ACLU Calls Broadband Regs First Amendment Issue (internet.com, July 10th)
Claiming cable high-speed Internet systems are being built to block content and to support invasions of consumer privacy, the American Civil Liberties Union (ACLU) today launched a campaign to redefine the issues involving the deployment of broadband as the "key First Amendment issue of the 21st Century." For more on this, and how it may threaten the diversity of opinion promised as a core value of the net, see this IDG.net article.

Enter the Mesh: How Small Tech and Pervasive Computing Will Weave a New World (Small Times, July 10th)
They will watch you. They will know you. They will be all but invisible to you. By 2010 there will be 10,000 connected microsensors for every person on the planet, an Ernst & Young report predicted in 1999. This pervasive computing 'mesh' are expected to interlace with every aspect of commerce and life in developed nations.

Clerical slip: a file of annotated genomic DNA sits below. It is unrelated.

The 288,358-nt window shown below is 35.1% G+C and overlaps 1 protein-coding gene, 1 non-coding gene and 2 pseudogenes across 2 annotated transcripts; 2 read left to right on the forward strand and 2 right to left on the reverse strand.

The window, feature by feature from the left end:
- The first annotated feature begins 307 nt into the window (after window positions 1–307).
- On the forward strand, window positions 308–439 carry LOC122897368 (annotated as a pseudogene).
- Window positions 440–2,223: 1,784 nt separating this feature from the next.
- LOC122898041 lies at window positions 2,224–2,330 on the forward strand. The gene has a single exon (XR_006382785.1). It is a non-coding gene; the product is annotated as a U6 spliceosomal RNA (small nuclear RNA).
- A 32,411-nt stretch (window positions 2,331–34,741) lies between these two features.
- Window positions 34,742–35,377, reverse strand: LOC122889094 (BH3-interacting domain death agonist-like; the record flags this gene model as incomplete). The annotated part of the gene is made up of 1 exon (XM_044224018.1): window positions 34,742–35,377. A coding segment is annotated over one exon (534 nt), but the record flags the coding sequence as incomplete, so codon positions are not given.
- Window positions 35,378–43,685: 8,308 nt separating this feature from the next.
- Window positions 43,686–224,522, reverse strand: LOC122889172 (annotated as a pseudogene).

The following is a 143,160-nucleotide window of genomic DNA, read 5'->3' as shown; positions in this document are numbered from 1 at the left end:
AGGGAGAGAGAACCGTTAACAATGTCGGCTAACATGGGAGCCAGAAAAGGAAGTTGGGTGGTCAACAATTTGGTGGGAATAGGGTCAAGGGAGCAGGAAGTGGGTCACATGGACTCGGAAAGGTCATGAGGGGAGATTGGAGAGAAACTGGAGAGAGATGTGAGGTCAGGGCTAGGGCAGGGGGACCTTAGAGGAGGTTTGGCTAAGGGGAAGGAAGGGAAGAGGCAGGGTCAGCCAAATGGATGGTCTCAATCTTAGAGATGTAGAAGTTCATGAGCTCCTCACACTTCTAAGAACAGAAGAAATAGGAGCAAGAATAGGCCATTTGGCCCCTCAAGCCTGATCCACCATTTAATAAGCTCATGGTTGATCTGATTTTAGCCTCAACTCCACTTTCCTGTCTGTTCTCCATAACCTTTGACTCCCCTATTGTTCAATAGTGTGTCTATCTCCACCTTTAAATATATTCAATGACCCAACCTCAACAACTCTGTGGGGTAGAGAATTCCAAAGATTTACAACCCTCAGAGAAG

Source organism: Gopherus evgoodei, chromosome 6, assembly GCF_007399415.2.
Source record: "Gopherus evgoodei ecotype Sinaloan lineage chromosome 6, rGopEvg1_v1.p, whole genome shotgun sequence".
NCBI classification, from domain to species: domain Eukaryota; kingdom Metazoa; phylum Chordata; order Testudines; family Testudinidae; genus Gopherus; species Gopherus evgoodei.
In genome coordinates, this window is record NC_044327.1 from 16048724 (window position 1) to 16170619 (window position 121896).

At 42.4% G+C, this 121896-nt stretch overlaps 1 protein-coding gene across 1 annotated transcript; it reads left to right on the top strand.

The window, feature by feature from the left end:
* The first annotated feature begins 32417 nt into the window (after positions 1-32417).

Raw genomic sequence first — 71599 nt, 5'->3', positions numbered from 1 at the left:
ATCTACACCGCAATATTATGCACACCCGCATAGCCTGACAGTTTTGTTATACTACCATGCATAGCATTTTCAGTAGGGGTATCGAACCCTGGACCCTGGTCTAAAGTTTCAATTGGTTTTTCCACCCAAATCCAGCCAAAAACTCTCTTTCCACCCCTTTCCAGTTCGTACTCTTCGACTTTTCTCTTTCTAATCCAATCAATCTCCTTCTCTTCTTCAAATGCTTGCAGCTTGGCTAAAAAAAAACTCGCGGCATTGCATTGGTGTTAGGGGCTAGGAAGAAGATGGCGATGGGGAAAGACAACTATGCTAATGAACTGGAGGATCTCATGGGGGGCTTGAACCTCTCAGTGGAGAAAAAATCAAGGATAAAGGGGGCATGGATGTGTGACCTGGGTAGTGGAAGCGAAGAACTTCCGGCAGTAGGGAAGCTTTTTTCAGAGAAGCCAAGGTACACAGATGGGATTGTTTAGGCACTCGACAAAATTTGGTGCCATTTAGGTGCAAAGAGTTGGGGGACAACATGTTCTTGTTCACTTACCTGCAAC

IBM Plans Low-Cost Storage Appliance (InfoWorld.com, July 10th)
Aiming at medium-size businesses looking for some relatively low-cost hardware in which to store their data, IBM in August plans to start shipping a networked storage appliance that offers close to half a terabyte of storage, the company said Wednesday.

The Network is the Computer (australia.internet.com, July 10th)
Yet another feature article concerning the rise in prevalence of computing projects that employ the collective power of a networked grid.

Coming Soon to Your Cable Box (RedHerring, July 10th)